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Mexico, A Top Nearshoring Destination for Software Development

Daniel Chávez - Dextra Technologies


Jan Hogewoning By Jan Hogewoning | Journalist and Industry Analyst - Wed, 12/09/2020 - 05:00

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Q: What part of Dextra Technologies’ operations are in Mexico?

A: We have three on-demand software development centers. They are in Monterrey, Guadalajara and Aguascalientes. We work for clients in a variety of sectors. The biggest are in automotive, where we have some very large global companies as clients. Clients in other sectors include Texas Instruments, Cirrus Logic, Square, Fitbit, JJ Keller, HPE and Intel. Approximately 93 percent of our revenue comes from US clients. The remainder of our sales are to Mexican corporations


Q: What type of software do you build for automotive clients?

A: We have created many software solutions related to vehicle safety and comfort features. For example, we developed a system that prevents your hand from being hurt by a closing window. We also developed solutions that interact with multiple vehicle sensors for proximity, light, tire pressure to name a few. Today, everything in a car is software-run. We also do telematics. This can be applied to real-time analytics of vehicle performance, driving habits and compliance through IoT and mobile devices.  We also want to move into software for automated driver assistance.


Q: What do your design projects for digital transformation entail?

A: To provide an example, we did a project where we completely redesigned the customer experience for clients of an insurance company. The company in question is one of the  largest car insurance company in Mexico. We created an application for the client and the insurance adjuster. With this, the client does not have to call the insurer. The adjuster goes to the client much like an Uber. This helps to reduce the anxiety of individuals in the case of an incident. The application runs on algorithms that ensure that the adjuster assigned is the one who arrives fastest. Adjusters can access all the information about the client from their tablet so there is no loss of time. The whole process can be completed on the platform.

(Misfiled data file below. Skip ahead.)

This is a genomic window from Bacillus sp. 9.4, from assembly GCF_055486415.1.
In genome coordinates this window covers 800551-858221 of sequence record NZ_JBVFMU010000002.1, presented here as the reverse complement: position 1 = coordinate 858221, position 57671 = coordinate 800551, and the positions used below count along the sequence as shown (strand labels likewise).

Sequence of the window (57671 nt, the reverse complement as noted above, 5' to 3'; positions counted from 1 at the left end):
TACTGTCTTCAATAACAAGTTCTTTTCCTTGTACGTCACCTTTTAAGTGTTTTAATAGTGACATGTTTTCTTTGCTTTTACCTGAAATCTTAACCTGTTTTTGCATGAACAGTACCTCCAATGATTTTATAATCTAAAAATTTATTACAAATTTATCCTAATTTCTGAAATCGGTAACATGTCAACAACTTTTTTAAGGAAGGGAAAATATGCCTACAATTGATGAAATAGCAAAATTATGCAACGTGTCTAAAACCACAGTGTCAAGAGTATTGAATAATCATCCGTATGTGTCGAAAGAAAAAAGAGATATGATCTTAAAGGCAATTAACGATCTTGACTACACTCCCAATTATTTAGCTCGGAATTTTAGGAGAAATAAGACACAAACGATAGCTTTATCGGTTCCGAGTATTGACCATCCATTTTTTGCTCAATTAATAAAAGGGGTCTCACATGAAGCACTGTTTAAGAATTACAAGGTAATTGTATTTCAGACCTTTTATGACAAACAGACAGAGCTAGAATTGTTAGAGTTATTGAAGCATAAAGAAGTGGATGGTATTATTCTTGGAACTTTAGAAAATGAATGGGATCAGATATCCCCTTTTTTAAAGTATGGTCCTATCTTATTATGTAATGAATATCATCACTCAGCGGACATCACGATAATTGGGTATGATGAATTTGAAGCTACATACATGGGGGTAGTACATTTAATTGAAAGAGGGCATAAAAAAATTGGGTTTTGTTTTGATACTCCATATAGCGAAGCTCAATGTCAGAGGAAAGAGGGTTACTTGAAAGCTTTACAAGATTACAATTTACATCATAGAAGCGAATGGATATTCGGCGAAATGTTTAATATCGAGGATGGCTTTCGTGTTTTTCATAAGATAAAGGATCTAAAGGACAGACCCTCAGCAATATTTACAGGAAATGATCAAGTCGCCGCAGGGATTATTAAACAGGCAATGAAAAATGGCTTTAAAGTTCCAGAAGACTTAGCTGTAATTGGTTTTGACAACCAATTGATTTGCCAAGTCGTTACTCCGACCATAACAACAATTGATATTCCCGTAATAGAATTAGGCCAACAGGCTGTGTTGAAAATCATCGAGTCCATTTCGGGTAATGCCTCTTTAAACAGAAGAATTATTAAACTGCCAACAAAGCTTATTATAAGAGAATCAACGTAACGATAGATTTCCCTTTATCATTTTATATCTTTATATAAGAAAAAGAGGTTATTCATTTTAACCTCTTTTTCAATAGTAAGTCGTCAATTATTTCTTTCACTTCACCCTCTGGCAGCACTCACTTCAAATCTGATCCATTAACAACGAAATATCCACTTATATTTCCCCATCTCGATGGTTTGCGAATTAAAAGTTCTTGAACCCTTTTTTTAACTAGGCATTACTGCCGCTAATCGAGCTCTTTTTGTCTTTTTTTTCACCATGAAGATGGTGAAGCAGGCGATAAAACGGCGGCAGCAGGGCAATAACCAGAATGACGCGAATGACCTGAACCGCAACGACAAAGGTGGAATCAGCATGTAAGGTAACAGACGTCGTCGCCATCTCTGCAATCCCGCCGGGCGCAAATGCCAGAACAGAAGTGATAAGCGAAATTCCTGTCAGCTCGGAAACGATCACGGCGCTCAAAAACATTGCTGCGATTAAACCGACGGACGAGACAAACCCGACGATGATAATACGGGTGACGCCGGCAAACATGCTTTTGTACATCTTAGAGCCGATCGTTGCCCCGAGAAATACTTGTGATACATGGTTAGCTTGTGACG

Q: Who and where is primary competition?

A: We compete with companies based in Mexico, US, India and China. Examples are Tata Consulting, Softtek, Neoris, Cognizant and WiproTech . Nonetheless, Mexico has a great pool of engineers. For many years, the country has been producing more IT engineers than the US. Very large companies like Oracle, IBM and HP have migrated software operations to Mexico. If a Mexican engineer is well-trained, he can be just as effective as an engineer anywhere else. We are constantly investing in talent and processes. We migrated heavily to a managed services model. This adds more value. The managed service model is based on productivity and delivery. It is an outcome-based form of outsourcing. 


Q: How can Mexico strengthen the capabilities of its software engineers?